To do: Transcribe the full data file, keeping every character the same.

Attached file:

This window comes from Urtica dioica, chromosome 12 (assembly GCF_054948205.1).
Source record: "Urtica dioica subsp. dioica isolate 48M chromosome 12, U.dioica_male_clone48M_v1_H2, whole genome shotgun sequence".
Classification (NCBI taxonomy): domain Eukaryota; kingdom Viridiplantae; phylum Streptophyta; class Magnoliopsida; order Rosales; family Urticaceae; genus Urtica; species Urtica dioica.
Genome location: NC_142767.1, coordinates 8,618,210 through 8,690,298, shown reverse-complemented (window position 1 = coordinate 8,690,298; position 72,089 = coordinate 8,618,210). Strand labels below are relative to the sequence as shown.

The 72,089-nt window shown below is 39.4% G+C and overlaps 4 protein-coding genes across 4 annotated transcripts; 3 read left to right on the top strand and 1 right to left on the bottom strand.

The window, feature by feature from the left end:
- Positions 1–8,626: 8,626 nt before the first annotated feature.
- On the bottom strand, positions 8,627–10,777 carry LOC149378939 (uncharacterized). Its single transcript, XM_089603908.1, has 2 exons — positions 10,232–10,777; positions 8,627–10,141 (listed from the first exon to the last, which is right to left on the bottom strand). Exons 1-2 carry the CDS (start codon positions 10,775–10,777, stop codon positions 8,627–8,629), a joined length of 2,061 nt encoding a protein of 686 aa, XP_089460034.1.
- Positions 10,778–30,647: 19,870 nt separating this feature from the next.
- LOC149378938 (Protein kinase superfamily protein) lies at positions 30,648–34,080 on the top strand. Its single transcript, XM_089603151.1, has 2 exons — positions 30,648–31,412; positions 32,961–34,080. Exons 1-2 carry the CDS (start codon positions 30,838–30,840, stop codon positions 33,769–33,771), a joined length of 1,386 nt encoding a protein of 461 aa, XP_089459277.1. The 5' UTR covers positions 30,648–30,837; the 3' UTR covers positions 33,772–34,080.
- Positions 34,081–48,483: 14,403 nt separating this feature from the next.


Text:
This window comes from Urtica dioica, chromosome 12 (assembly GCF_054948205.1).
Source record: "Urtica dioica subsp. dioica isolate 48M chromosome 12, U.dioica_male_clone48M_v1_H2, whole genome shotgun sequence".
Classification (NCBI taxonomy): domain Eukaryota; kingdom Viridiplantae; phylum Streptophyta; class Magnoliopsida; order Rosales; family Urticaceae; genus Urtica; species Urtica dioica.
Genome location: NC_142767.1, coordinates 8,618,210 through 8,690,298, shown reverse-complemented (window position 1 = coordinate 8,690,298; position 72,089 = coordinate 8,618,210). Strand labels below are relative to the sequence as shown.

The 72,089-nt window shown below is 39.4% G+C and overlaps 4 protein-coding genes across 4 annotated transcripts; 3 read left to right on the top strand and 1 right to left on the bottom strand.

The window, feature by feature from the left end:
- Positions 1–8,626: 8,626 nt before the first annotated feature.
- On the bottom strand, positions 8,627–10,777 carry LOC149378939 (uncharacterized). Its single transcript, XM_089603908.1, has 2 exons — positions 10,232–10,777; positions 8,627–10,141 (listed from the first exon to the last, which is right to left on the bottom strand). Exons 1-2 carry the CDS (start codon positions 10,775–10,777, stop codon positions 8,627–8,629), a joined length of 2,061 nt encoding a protein of 686 aa, XP_089460034.1.
- Positions 10,778–30,647: 19,870 nt separating this feature from the next.
- LOC149378938 (Protein kinase superfamily protein) lies at positions 30,648–34,080 on the top strand. Its single transcript, XM_089603151.1, has 2 exons — positions 30,648–31,412; positions 32,961–34,080. Exons 1-2 carry the CDS (start codon positions 30,838–30,840, stop codon positions 33,769–33,771), a joined length of 1,386 nt encoding a protein of 461 aa, XP_089459277.1. The 5' UTR covers positions 30,648–30,837; the 3' UTR covers positions 33,772–34,080.
- Positions 34,081–48,483: 14,403 nt separating this feature from the next.